Talking my book on Amazon

Amazon reported disappointing results on Thursday, knocking almost 10% off the stock on Friday. I think the company still has a lot going for it, and that this reaction is overdone. Before I get into my reasoning on this, let me state a big disclaimer. I freely admit that I am talking my own book here. I own 15 shares of Amazon. I bought them below $200, so I have a lot of cushion here, and it is not that large a piece of my net worth. But I have not sold the shares, and have no plans to do so. But I thought you should know that I have an economic interest in this argument. Caveat lector.

I have seen a few explanations for the stock sell-off. Revenues were in line with expectations, but profitability was a bit light. Guidance was lower than ‘whisper’ expectations. The usual. But a bigger concern seems to be the fact that Amazon Web Services (AWS) revenues fared poorly, with revenue actually down from the prior quarter. I think this is the first sequential decline in revenue that AWS has ever seen. The AWS aspect of the results featured in much of the tech blog coverage of the results, with a good piece from GigaOm on the subject. Probably the best-stated bear case came from the Register, with their usual blend of tabloid meets solid analytical thinking.

The bear case holds that Amazon is now facing real competition in the public cloud. The Register is the only piece I saw that really explicilty connected the price cuts among AWS, Microsoft’s Azure and Google a couple months ago. This actually makes a lot of sense to me. There is clearly a price war taking place among public cloud vendors now. So it is not surprising to see this hit AWS’ numbers.

Nonetheless, I think this is one of those stereotypical “Wall Street is too short-term focused” problems. The investment case for Amazon is that they are disrupting pretty much everything. They have huge scale, and they are using that to bring down prices on many products and services. This punishes their less efficient competitors, and eventually Amazon should emerge with a very powerful position. The company is in investment mode today, but has its sites  on much greater pricing power further down the road. This is clearly true of the book business where they started. And it seems likely to be true of public cloud computing as well.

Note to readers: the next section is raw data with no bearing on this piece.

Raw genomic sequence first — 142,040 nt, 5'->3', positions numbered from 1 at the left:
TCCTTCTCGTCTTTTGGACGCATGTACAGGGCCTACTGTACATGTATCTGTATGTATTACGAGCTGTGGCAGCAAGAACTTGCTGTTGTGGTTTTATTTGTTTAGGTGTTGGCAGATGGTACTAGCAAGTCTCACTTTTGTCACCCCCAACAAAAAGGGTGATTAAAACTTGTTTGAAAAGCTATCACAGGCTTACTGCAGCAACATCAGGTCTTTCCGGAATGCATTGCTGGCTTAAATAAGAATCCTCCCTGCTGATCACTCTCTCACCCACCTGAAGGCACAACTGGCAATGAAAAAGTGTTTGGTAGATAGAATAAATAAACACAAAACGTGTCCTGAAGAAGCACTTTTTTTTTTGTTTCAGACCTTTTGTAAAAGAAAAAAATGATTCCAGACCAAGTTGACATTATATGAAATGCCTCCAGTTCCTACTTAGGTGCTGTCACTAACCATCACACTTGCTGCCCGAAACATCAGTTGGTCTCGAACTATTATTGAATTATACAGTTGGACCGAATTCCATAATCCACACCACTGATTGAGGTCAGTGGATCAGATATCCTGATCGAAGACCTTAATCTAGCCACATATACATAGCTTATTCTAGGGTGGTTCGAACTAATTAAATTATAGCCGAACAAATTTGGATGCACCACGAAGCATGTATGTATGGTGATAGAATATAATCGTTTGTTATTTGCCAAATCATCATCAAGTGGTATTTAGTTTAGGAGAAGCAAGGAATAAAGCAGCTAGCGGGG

Back in December, I wrote about AWS’ cost structure. The conclusion of that post is that AWS is actually immensely profitable. The company has huge leeway to engage in a price war, even with someone as large as Microsoft or Google. In fact, I was starting to think that AWS was getting too expensive and risking turning customers away. Amazon is now cutting prices on AWS at just the moment when more companies than ever are looking to start using public cloud resources. I think this round of price cuts could go a long way to lowering the barrier to adoption, opening doors to a huge new customer base.

I find it very odd that a week or two ago, the blogosphere seemed convinced that Amazon was about to take over the world. Then one quarter of slowing numbers turns that perception on its ear. I do not think much has changed, and AWS will likely continue to grow at a tremendous pace.

Say what you will about the ruthlessness that rests behind this strategy, but if you are willing to accept that Amazon is in investment mode, then this week’s news is not that meaningful. For several years now, investors have accepted the fact that Amazon is not focused on profitability, because it has so much opportunity in front of it, the smarter strategy is to forego profits and grab all the land it can. That remains the case, and I think the company still has a long way to go.

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